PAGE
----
In letter to Trump, 191 House members urge support for two states
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In letter to Trump, 191 House members urge support for two states

Signed almost entirely by Democrats, missive wants president to reaffirm 'longstanding, bipartisan commitment' to two-state solution

Eric Cortellessa covers American politics for The Times of Israel.

President Donald Trump walks to the White House after arriving on Marine One, Sunday, March 19, 2017, in Washington. (AP Photo/Alex Brandon)
President Donald Trump walks to the White House after arriving on Marine One, Sunday, March 19, 2017, in Washington. (AP Photo/Alex Brandon)

WASHINGTON — Almost 200 House members sent an open letter to President Donald Trump Friday asking him to reaffirm US support for a two-state solution to the Israeli-Palestinian conflict.

“For decades, American presidents and Israeli prime ministers of all political parties have publicly supported and worked toward attaining a peace agreement that recognizes Israel’s right to exist as a democratic, Jewish state and establishes a demilitarized Palestinian state, coexisting side-by-side in peace and security,” the letter stated.

Facilitated by Virginia Rep. Gerry Connolly and North Carolina Rep. David Price, both Democrats, the letter comes just before the American Israeli Public Affairs Committee’s annual policy conference, where Vice President Mike Pence and US ambassador to the UN Nikki Haley will speak.

While President Trump has not explicitly pulled US support for a two-state solution, he has also not insisted on that outcome as the only resolution to the decades-old conflict, as his most recent successors have all done.

US President Donald Trump, right, and Israeli Prime Minister Benjamin Netanyahu hold a joint press conference in the East Room of the White House in Washington, DC, February 15, 2017. (AFP/SAUL LOEB)
US President Donald Trump, right, and Israeli Prime Minister Benjamin Netanyahu hold a joint press conference in the East Room of the White House in Washington, DC, February 15, 2017. (AFP/Saul Loeb)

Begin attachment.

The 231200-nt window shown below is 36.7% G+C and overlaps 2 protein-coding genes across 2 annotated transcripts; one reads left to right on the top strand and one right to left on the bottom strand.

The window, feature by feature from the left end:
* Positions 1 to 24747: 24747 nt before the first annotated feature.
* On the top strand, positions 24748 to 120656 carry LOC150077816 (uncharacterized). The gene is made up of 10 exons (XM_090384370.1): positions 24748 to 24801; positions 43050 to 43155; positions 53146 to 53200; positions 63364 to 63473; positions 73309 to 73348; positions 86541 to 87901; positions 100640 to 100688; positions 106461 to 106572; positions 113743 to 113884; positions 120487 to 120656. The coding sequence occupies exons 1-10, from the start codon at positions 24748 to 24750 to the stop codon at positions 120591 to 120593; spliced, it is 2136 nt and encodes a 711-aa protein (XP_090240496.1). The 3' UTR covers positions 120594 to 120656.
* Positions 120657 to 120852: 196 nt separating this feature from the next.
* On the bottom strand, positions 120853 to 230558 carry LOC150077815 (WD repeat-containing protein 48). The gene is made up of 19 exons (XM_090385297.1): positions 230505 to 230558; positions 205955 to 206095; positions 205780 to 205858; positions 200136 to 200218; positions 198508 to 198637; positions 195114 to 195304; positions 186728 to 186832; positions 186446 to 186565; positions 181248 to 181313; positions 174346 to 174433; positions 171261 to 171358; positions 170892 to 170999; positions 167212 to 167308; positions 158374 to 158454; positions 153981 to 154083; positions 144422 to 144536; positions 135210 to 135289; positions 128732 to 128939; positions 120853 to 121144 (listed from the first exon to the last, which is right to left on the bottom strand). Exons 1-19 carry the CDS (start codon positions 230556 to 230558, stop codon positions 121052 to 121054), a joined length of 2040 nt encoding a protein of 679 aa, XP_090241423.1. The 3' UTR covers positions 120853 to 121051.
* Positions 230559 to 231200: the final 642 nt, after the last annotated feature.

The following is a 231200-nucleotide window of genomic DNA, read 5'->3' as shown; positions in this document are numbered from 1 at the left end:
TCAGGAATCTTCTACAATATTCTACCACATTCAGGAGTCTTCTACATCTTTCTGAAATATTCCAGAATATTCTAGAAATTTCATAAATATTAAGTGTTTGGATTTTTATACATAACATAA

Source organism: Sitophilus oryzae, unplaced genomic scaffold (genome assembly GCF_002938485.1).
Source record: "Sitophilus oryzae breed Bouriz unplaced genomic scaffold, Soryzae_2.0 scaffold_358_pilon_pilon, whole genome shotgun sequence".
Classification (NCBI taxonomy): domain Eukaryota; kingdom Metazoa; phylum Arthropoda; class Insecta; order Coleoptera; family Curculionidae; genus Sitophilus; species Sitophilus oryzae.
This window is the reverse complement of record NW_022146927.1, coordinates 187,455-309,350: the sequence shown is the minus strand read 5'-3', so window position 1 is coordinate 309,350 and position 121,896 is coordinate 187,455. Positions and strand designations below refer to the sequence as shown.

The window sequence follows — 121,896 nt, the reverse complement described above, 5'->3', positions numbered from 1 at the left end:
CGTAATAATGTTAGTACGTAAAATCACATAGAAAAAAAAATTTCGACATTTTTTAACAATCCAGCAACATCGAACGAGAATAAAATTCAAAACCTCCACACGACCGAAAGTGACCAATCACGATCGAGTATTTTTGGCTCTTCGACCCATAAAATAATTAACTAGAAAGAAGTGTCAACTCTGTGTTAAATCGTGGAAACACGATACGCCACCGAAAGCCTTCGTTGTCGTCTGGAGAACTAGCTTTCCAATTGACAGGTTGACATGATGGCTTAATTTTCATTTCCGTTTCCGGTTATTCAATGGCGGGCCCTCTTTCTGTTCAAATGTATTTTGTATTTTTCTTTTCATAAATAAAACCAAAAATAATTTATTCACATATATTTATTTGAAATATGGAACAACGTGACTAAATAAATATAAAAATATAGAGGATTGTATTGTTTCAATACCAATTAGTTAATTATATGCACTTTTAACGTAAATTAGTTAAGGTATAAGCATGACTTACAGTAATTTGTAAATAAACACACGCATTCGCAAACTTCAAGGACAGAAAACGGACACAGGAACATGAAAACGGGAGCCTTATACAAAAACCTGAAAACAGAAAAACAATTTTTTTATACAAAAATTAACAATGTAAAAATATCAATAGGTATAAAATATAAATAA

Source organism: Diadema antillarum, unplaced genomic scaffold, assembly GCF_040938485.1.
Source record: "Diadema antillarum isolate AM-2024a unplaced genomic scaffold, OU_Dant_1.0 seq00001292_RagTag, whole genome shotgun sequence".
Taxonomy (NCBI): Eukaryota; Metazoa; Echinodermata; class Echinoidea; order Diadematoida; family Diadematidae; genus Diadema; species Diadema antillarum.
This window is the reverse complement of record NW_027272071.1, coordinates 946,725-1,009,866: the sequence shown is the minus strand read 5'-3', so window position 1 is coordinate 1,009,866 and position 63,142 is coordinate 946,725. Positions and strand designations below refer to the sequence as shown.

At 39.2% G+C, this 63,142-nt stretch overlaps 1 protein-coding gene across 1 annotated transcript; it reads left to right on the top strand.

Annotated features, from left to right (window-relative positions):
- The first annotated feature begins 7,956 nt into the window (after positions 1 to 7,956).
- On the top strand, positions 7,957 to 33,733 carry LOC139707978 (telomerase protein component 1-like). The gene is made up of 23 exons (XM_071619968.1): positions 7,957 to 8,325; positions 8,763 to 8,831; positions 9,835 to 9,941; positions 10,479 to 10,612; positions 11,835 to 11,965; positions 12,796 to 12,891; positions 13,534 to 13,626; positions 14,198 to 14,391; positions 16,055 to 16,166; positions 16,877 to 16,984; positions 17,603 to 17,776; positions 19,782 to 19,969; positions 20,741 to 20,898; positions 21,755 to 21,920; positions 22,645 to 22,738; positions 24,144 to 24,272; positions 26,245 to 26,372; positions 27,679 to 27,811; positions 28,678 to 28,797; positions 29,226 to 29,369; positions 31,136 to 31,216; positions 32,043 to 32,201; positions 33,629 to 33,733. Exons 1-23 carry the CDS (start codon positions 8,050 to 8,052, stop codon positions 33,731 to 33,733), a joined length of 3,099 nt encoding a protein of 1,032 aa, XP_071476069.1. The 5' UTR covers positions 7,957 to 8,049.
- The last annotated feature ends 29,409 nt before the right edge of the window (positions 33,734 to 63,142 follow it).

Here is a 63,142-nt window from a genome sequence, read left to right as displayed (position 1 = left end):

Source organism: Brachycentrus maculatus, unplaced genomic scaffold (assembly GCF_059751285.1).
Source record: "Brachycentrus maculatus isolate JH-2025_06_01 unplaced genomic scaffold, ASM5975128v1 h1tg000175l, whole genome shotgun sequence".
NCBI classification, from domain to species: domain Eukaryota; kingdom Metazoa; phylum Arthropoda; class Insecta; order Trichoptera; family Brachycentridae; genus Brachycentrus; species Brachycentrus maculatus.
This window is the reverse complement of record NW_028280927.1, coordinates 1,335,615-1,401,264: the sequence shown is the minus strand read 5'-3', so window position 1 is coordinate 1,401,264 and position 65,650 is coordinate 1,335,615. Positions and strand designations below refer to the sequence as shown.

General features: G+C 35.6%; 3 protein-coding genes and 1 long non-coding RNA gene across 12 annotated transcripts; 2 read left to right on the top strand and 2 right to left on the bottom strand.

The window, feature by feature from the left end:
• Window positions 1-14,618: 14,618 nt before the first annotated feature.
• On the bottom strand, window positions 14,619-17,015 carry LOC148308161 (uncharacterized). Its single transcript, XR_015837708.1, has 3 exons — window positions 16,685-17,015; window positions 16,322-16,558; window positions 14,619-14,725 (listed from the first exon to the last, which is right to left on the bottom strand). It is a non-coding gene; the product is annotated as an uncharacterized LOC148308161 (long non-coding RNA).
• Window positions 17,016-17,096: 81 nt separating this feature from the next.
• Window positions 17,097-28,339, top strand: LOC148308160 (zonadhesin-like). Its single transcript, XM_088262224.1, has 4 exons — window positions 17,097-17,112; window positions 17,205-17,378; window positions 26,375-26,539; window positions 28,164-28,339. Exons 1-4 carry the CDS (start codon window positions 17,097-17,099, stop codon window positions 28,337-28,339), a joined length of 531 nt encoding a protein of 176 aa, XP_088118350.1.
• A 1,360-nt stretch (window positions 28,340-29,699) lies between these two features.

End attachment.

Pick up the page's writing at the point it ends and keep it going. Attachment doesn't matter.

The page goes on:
When asked about the topic at a joint press conference in Washington with Prime Minister Benjamin Netanyahu in February, Trump said, “I’m looking at two-state and one-state, and I like the one that both parties like.”

The House members said they wanted a stronger position from the White House on this matter, which they insisted was necessary for the long-term survivability of the Zionist ideal, as well as a fair and equitable future for Palestinians.

“We remain convinced that a two-state solution is the only outcome that would quell ongoing incidents of violence, maintain Israel as a secure, Jewish and democratic state, and provide a just and stable future for the Palestinians,” the legislators said.

“It is our belief that a one-state outcome risks destroying Israel’s Jewish and democratic character, denies the Palestinians fulfillment of their legitimate aspirations, and would leave both Israelis and Palestinians embroiled in an endless and intractable conflict for generations to come.”

Rep. Gerald Connolly, D-Va., the ranking member of the House Oversight Subcommittee on Government Operations, speaks at a hearing about the Obama Administration’s policies on marijuana, on Capitol Hill in Washington, Tuesday, March 4, 2014. (AP Photo/J. Scott Applewhite)
Rep. Gerald Connolly, D-Va., the ranking member of the House Oversight Subcommittee on Government Operations, speaks at a hearing about the Obama Administration’s policies on marijuana, on Capitol Hill in Washington, Tuesday, March 4, 2014. (AP Photo/J. Scott Applewhite)

The lawmakers amended this message with standard language cited with US involvement in mediating a resolution to the Israeli-Palestinian dispute.

“We must ensure that a comprehensive agreement between the two parties is not imposed and oppose unilateral actions by either of the two parties that would push the prospects for peace further out of reach,” the letter said.

To be sure, there have been mixed signals from the administration on their level of support for pushing a two-state framework.

Trump’s envoy to the United Nations Nikki Haley said in February that “we absolutely support at two-state solution” and that those who think that the US does not were “in error.”

But, she said, the US was also considering new means to advance Israeli-Palestinian peace. “We are thinking out of the box as well.”

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